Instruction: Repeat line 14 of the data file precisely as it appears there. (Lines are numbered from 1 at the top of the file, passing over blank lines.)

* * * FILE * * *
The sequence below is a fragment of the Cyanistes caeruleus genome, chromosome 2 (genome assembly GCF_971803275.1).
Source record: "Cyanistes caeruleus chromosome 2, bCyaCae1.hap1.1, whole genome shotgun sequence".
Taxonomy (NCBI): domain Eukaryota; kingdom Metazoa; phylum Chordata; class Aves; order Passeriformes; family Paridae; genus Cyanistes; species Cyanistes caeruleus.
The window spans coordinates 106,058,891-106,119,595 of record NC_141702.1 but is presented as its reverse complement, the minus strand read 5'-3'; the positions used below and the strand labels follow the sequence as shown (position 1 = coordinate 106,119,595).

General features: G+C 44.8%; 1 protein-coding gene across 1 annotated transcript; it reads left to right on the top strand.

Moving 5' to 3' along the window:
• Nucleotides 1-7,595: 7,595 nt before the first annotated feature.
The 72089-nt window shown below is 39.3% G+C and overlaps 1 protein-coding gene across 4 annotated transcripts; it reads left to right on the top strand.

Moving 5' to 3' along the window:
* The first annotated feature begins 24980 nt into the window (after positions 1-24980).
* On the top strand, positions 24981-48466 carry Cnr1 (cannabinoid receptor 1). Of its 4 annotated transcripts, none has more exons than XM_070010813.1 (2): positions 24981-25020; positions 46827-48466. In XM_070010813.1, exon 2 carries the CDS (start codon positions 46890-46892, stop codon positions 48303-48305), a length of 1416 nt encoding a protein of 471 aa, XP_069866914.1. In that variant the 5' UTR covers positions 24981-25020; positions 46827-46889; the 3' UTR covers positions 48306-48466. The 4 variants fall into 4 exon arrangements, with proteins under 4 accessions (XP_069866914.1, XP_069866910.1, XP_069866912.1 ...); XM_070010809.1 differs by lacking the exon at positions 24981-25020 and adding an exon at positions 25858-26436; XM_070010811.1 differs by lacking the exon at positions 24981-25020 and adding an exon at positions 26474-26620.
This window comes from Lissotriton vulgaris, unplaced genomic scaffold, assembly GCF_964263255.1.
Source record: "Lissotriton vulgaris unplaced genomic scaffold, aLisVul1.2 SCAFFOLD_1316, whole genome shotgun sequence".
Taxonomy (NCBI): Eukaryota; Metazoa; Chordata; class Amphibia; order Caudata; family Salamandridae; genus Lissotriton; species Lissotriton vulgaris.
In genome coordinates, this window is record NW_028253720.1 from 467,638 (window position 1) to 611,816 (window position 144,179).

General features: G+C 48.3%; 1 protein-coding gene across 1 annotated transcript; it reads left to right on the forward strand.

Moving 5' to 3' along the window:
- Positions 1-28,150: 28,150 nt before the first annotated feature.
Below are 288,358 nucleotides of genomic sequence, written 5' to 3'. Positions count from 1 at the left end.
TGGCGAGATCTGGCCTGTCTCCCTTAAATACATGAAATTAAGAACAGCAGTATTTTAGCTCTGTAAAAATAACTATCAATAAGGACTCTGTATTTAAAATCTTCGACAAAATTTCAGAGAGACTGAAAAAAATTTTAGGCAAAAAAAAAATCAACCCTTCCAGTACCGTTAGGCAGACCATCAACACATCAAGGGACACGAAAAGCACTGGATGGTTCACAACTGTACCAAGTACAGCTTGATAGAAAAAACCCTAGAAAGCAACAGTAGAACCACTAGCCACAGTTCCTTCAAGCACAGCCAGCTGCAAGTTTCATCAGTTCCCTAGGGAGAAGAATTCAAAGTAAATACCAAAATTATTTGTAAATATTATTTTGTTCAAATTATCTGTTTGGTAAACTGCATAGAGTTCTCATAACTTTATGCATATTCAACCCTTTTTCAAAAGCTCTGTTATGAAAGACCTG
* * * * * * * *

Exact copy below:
Taxonomy (NCBI): Eukaryota; Metazoa; Chordata; class Amphibia; order Caudata; family Salamandridae; genus Lissotriton; species Lissotriton vulgaris.